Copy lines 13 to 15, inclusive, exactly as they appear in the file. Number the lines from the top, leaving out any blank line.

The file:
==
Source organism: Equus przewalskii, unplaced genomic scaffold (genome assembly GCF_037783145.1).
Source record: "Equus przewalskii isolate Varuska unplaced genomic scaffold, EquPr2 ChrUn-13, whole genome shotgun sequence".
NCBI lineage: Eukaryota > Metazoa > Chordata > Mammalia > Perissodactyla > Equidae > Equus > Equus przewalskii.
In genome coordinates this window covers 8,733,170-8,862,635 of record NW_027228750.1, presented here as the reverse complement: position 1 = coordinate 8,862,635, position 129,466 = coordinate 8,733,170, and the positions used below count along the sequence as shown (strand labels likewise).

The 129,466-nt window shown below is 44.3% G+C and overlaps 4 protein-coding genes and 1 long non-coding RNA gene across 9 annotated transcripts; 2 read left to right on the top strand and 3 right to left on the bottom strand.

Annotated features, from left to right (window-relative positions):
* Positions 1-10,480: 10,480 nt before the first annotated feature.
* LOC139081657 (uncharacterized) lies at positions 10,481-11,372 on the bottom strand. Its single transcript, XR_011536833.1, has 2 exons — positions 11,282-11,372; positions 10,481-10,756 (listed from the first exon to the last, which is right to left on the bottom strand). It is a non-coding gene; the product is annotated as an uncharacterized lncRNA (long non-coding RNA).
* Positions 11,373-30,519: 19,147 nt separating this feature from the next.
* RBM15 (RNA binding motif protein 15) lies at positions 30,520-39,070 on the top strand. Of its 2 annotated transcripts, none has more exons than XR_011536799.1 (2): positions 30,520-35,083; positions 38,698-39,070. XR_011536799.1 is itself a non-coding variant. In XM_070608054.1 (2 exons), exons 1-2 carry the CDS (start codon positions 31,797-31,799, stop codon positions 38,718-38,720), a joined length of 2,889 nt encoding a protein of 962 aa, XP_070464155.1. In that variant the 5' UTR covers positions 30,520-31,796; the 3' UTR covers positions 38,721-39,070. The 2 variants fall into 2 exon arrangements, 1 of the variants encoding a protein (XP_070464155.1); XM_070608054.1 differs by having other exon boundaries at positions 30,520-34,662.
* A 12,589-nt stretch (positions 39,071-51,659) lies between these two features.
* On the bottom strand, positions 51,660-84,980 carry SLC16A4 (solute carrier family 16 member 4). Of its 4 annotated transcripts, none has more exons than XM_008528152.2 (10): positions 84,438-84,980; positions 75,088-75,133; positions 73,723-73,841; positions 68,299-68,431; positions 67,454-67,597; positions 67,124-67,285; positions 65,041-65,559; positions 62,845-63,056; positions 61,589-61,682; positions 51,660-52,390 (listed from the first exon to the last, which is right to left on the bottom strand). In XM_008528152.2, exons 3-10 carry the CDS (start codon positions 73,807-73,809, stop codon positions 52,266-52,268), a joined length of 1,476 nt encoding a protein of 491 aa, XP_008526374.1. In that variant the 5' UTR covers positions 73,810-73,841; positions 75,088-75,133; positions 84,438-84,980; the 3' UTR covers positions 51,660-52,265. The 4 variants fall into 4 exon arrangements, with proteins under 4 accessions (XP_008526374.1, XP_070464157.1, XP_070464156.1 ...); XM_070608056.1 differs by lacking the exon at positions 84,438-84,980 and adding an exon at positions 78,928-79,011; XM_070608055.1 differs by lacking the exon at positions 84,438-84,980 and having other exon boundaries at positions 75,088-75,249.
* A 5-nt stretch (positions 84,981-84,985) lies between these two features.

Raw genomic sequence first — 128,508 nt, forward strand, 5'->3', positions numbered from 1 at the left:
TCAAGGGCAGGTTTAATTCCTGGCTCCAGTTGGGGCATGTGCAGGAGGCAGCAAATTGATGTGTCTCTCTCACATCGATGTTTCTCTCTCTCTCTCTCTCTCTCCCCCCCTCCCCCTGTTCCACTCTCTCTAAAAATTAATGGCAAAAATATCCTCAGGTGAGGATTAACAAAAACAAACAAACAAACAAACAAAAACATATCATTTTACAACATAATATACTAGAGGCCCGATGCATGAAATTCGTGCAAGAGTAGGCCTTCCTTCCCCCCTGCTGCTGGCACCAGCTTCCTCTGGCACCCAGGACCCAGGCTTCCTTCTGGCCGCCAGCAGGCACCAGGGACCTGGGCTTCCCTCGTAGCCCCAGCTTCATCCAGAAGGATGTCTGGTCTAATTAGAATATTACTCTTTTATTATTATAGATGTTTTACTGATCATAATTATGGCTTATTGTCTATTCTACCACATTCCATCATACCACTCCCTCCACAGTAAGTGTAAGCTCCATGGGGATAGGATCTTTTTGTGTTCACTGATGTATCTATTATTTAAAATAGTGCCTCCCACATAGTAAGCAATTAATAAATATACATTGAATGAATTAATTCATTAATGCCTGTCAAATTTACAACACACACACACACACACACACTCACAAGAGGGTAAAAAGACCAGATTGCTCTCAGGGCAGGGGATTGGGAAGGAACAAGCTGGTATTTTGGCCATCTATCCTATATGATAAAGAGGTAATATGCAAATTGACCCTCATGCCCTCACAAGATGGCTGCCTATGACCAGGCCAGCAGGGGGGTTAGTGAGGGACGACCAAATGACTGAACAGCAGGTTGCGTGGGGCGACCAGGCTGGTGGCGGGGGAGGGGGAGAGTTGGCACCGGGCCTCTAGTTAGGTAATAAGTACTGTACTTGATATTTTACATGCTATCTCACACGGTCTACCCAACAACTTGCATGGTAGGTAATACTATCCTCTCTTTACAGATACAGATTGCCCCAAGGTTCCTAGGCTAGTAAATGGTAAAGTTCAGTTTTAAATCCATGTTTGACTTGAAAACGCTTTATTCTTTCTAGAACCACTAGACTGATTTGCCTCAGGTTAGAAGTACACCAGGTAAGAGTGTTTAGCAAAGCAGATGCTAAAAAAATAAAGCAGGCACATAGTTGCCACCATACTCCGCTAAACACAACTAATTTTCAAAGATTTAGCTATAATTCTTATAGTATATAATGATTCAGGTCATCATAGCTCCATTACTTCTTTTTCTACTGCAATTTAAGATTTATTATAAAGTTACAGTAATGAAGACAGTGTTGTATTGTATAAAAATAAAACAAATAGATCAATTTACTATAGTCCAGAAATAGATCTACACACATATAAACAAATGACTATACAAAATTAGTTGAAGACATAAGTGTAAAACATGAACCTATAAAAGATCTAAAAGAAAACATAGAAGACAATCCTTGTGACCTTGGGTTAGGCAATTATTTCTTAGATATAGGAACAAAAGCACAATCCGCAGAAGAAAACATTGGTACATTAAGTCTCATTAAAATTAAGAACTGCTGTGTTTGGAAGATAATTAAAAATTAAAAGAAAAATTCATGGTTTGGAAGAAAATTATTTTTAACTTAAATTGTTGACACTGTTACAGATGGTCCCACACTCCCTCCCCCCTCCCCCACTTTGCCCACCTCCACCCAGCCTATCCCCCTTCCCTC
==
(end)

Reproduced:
* A 5-nt stretch (positions 84,981-84,985) lies between these two features.

Raw genomic sequence first — 128,508 nt, forward strand, 5'->3', positions numbered from 1 at the left:
TCAAGGGCAGGTTTAATTCCTGGCTCCAGTTGGGGCATGTGCAGGAGGCAGCAAATTGATGTGTCTCTCTCACATCGATGTTTCTCTCTCTCTCTCTCTCTCTCCCCCCCTCCCCCTGTTCCACTCTCTCTAAAAATTAATGGCAAAAATATCCTCAGGTGAGGATTAACAAAAACAAACAAACAAACAAACAAAAACATATCATTTTACAACATAATATACTAGAGGCCCGATGCATGAAATTCGTGCAAGAGTAGGCCTTCCTTCCCCCCTGCTGCTGGCACCAGCTTCCTCTGGCACCCAGGACCCAGGCTTCCTTCTGGCCGCCAGCAGGCACCAGGGACCTGGGCTTCCCTCGTAGCCCCAGCTTCATCCAGAAGGATGTCTGGTCTAATTAGAATATTACTCTTTTATTATTATAGATGTTTTACTGATCATAATTATGGCTTATTGTCTATTCTACCACATTCCATCATACCACTCCCTCCACAGTAAGTGTAAGCTCCATGGGGATAGGATCTTTTTGTGTTCACTGATGTATCTATTATTTAAAATAGTGCCTCCCACATAGTAAGCAATTAATAAATATACATTGAATGAATTAATTCATTAATGCCTGTCAAATTTACAACACACACACACACACACACACTCACAAGAGGGTAAAAAGACCAGATTGCTCTCAGGGCAGGGGATTGGGAAGGAACAAGCTGGTATTTTGGCCATCTATCCTATATGATAAAGAGGTAATATGCAAATTGACCCTCATGCCCTCACAAGATGGCTGCCTATGACCAGGCCAGCAGGGGGGTTAGTGAGGGACGACCAAATGACTGAACAGCAGGTTGCGTGGGGCGACCAGGCTGGTGGCGGGGGAGGGGGAGAGTTGGCACCGGGCCTCTAGTTAGGTAATAAGTACTGTACTTGATATTTTACATGCTATCTCACACGGTCTACCCAACAACTTGCATGGTAGGTAATACTATCCTCTCTTTACAGATACAGATTGCCCCAAGGTTCCTAGGCTAGTAAATGGTAAAGTTCAGTTTTAAATCCATGTTTGACTTGAAAACGCTTTATTCTTTCTAGAACCACTAGACTGATTTGCCTCAGGTTAGAAGTACACCAGGTAAGAGTGTTTAGCAAAGCAGATGCTAAAAAAATAAAGCAGGCACATAGTTGCCACCATACTCCGCTAAACACAACTAATTTTCAAAGATTTAGCTATAATTCTTATAGTATATAATGATTCAGGTCATCATAGCTCCATTACTTCTTTTTCTACTGCAATTTAAGATTTATTATAAAGTTACAGTAATGAAGACAGTGTTGTATTGTATAAAAATAAAACAAATAGATCAATTTACTATAGTCCAGAAATAGATCTACACACATATAAACAAATGACTATACAAAATTAGTTGAAGACATAAGTGTAAAACATGAACCTATAAAAGATCTAAAAGAAAACATAGAAGACAATCCTTGTGACCTTGGGTTAGGCAATTATTTCTTAGATATAGGAACAAAAGCACAATCCGCAGAAGAAAACATTGGTACATTAAGTCTCATTAAAATTAAGAACTGCTGTGTTTGGAAGATAATTAAAAATTAAAAGAAAAATTCATGGTTTGGAAGAAAATTATTTTTAACTTAAATTGTTGACACTGTTACAGATGGTCCCACACTCCCTCCCCCCTCCCCCACTTTGCCCACCTCCACCCAGCCTATCCCCCTTCCCTC